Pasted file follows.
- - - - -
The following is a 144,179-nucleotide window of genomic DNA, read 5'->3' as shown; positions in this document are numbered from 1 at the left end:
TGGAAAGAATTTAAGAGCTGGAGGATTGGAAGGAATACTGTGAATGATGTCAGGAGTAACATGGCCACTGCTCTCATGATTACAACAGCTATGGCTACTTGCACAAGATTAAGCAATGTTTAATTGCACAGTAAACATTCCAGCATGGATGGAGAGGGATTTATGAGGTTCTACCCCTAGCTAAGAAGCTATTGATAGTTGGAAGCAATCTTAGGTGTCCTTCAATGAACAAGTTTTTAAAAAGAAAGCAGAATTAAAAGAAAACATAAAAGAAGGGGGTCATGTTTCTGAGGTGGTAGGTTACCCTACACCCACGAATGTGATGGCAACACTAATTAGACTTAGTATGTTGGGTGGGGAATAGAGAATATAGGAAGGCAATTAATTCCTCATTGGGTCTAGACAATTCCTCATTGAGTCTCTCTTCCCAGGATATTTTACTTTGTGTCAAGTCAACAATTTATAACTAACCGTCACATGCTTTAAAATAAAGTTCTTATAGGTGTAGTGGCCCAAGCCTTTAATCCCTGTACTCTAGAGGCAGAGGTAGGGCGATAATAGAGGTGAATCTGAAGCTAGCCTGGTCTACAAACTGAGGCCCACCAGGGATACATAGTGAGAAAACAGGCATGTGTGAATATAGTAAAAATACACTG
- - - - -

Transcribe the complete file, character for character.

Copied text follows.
The following is a 144,179-nucleotide window of genomic DNA, read 5'->3' as shown; positions in this document are numbered from 1 at the left end:
TGGAAAGAATTTAAGAGCTGGAGGATTGGAAGGAATACTGTGAATGATGTCAGGAGTAACATGGCCACTGCTCTCATGATTACAACAGCTATGGCTACTTGCACAAGATTAAGCAATGTTTAATTGCACAGTAAACATTCCAGCATGGATGGAGAGGGATTTATGAGGTTCTACCCCTAGCTAAGAAGCTATTGATAGTTGGAAGCAATCTTAGGTGTCCTTCAATGAACAAGTTTTTAAAAAGAAAGCAGAATTAAAAGAAAACATAAAAGAAGGGGGTCATGTTTCTGAGGTGGTAGGTTACCCTACACCCACGAATGTGATGGCAACACTAATTAGACTTAGTATGTTGGGTGGGGAATAGAGAATATAGGAAGGCAATTAATTCCTCATTGGGTCTAGACAATTCCTCATTGAGTCTCTCTTCCCAGGATATTTTACTTTGTGTCAAGTCAACAATTTATAACTAACCGTCACATGCTTTAAAATAAAGTTCTTATAGGTGTAGTGGCCCAAGCCTTTAATCCCTGTACTCTAGAGGCAGAGGTAGGGCGATAATAGAGGTGAATCTGAAGCTAGCCTGGTCTACAAACTGAGGCCCACCAGGGATACATAGTGAGAAAACAGGCATGTGTGAATATAGTAAAAATACACTG